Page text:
Spacebuzz

Blog posts tagged with spectroscopy

Posts in the past four weeks

Saturday
Sep 27 2014
03:59 UTC

interstellar bands; PSF dictionaries

Gail Zasowski (JHU) gave an absolutely great talk today, about diffuse interstellar bands in the APOGEE spectra and their possible use as tools for mapping the interstellar medium and measuring the kinematics of the Milky Way. Her talk also made it very clear what a huge advance APOGEE is over previous surveys: There are APOGEE stars in the mid-plane of the disk on the other side of the bulge! She showed lots of beautiful data and some results that just scratch the surface of what can be lear

Posted by Hogg's Research

Friday
Sep 26 2014
03:59 UTC

overlapping stars, stellar training sets

On the phone with Schölkopf, Wang, Foreman-Mackey, and I tried to understand how it is that we can fit some insanely variable stars in the Kepler data using other stars, when the variability seems so specific to each star. In one case we investigated, it turned out that the crazy variability of one star (below) was perfectly matched by the variability of another, brighter star. What gives? It turns out that the two stars overlap on the detector, so their footprints actually share pixels!...

Posted by Hogg's Research

Thursday
Sep 25 2014
17:26 UTC

A Deeper Look into the Atmospheres of HR8799 c and d with GPI

... Planet Imager with spectroscopy of the well-studied but not yet well-explained exoplanets HR 8799 c and d.

Posted by astrobites

Thursday
Sep 25 2014
03:59 UTC

deep learning and exoplanet transits

At group meeting, Foreman-Mackey and Wang showed recent results on calibration of K2 and Kepler data, respectively, and Malz showed some SDSS spectra of the night sky. After group meeting, Elizabeth Lamm (NYU) came to ask about possible Data Science capstone projects. We pitched a project on finding exoplanets with Gaia data and another on finding exoplanet transits with deep learning! The latter project was based on Foreman-Mackey's realization that everything that makes convolutional ne

Posted by Hogg's Research

Wednesday
Sep 24 2014
03:59 UTC

half full or half empty?

Interestingly (to me, anyway), as I have been raving in this space about how awesome it is that Ness and I can transfer stellar parameter labels from a small set of "standard stars" to a huge set of APOGEE stars using a data driven model, Rix (who is one of the authors of the method) has been seeing our results as requiring some spin or adjustment in order to be impressive to the stellar parameter community. I see his point: What impresses me is that we get good structure in the label (stellar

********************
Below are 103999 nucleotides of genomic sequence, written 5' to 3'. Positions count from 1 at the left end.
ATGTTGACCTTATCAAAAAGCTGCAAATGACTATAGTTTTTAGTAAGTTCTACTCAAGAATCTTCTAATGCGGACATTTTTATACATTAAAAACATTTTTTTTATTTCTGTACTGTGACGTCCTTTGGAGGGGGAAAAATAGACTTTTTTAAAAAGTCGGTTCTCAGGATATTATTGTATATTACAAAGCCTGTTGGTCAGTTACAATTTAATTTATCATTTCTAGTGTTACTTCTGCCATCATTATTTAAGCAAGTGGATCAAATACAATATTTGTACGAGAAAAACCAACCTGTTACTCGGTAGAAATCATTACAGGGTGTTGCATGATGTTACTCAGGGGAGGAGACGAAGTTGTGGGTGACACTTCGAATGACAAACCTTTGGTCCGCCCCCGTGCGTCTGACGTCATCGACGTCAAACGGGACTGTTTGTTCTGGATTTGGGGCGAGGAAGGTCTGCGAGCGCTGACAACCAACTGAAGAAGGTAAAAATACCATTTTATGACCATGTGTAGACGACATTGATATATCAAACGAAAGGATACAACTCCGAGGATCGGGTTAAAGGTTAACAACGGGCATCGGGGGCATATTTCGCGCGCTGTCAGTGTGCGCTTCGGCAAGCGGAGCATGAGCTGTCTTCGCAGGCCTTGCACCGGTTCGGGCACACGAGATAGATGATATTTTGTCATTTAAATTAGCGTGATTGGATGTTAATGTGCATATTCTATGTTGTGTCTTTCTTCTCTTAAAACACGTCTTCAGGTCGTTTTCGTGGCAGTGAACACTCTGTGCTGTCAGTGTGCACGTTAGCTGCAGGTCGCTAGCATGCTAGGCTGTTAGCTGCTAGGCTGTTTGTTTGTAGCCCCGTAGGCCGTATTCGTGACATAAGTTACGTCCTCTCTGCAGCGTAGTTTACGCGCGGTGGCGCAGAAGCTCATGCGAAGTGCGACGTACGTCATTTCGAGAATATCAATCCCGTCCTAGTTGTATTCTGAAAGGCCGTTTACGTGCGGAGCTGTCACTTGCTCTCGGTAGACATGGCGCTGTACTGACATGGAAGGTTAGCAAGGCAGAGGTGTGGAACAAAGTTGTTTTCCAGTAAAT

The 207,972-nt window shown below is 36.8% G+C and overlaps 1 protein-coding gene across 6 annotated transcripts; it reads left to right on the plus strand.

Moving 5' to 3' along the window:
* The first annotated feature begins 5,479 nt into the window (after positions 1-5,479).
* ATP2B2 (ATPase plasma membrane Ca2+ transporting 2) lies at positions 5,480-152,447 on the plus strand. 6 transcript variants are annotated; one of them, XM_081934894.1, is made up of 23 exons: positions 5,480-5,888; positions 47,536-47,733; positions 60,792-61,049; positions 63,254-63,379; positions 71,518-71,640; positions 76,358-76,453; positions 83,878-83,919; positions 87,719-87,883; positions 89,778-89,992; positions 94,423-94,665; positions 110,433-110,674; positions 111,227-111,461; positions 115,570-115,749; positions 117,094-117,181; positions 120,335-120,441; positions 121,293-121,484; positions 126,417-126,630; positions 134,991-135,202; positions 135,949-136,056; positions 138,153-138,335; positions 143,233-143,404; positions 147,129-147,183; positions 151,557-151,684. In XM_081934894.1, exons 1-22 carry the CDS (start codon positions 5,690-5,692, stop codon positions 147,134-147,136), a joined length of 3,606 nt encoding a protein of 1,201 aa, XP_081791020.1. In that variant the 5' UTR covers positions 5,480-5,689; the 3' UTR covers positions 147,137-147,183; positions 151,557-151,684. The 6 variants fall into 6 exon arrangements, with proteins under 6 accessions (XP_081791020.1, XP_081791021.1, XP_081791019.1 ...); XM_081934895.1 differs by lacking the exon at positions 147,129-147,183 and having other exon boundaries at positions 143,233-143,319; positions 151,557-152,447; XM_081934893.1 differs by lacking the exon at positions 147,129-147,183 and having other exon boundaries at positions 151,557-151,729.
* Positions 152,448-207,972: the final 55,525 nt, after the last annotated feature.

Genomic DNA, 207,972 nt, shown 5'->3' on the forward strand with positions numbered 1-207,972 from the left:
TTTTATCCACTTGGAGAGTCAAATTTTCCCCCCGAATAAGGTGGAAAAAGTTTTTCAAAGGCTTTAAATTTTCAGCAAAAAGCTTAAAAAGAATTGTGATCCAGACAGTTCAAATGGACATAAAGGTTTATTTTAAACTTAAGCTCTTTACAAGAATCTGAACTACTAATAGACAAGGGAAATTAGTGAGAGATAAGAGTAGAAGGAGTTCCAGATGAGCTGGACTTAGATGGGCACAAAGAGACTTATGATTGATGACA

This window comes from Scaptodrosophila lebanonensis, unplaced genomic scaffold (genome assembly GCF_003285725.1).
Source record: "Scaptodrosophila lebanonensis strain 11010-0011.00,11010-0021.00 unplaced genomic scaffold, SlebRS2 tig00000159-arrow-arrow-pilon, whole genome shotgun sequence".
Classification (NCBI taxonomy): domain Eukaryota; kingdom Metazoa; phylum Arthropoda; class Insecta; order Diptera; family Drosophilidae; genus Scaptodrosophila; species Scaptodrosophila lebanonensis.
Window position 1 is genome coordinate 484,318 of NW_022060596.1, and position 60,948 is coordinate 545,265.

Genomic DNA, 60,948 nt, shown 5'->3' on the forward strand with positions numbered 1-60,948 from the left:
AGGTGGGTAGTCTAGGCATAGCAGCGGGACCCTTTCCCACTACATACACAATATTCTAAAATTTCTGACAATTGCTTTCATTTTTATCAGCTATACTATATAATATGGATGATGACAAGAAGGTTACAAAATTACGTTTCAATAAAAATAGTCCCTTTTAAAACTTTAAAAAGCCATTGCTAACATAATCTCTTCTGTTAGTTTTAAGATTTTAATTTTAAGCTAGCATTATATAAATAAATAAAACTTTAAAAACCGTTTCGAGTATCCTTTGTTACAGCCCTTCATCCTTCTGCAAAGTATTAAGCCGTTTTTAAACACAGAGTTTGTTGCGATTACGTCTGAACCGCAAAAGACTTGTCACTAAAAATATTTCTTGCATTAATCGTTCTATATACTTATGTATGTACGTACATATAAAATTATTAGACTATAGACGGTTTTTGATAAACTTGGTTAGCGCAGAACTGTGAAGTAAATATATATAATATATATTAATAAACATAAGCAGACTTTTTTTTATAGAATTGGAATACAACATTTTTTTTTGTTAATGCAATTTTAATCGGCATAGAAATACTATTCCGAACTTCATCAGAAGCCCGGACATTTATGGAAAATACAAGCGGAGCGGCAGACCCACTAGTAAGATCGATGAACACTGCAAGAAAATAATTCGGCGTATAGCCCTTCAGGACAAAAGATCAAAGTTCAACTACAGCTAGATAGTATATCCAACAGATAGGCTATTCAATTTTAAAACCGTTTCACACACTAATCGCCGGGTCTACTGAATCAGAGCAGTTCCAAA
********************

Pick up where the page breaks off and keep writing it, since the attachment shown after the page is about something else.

Posted by Hogg's Research

Wednesday
Sep 17 2014
03:59 UTC

AstroData Hack Week, day 2

The day started with Huppenkothen (Amsterdam) and I meeting at a caf to discuss what we were going to talk about in the tutorial part of the day. We quickly got derailed to talking about replacing periodograms and auto-correlation functions with Gaussian Processes for finding and measuring quasi-periodic signals in stars and x-ray binaries. We described the simplest possible project and vowed to give it a shot when she arrives at NYU in two months. Immediately following this conversation, w

Posted by Hogg's Research

Wednesday
Sep 10 2014
03:59 UTC

searching in the space of observables

In the early morning, Ness and I talked by phone about The Cannon (or maybe The Jump; guess the source of the name!), our method for providing stellar parameter labels to stars without using stellar models. We talked about possibly putting priors in the label space; this might regularize the results towards plausible values when the data are ambiguous. That's for paper 2, not paper 1. She has drafted an email to the APOGEE-2 collaboration about our current status, and we talked about next

Posted by Hogg's Research

Monday
Sep 08 2014
03:59 UTC

writing

Hidden away in a cabin off the grid, I made writing progress on my project with Ness to make data-driven spectral models, and on my project to use hot planets as clocks for timing experiments. On the latter, I figured out some useful things about expected signal-to-noise and why there is a huge difference between checking local clock rates and looking at global, time-variable timing residuals away from a periodic model.

Posted by Hogg's Research

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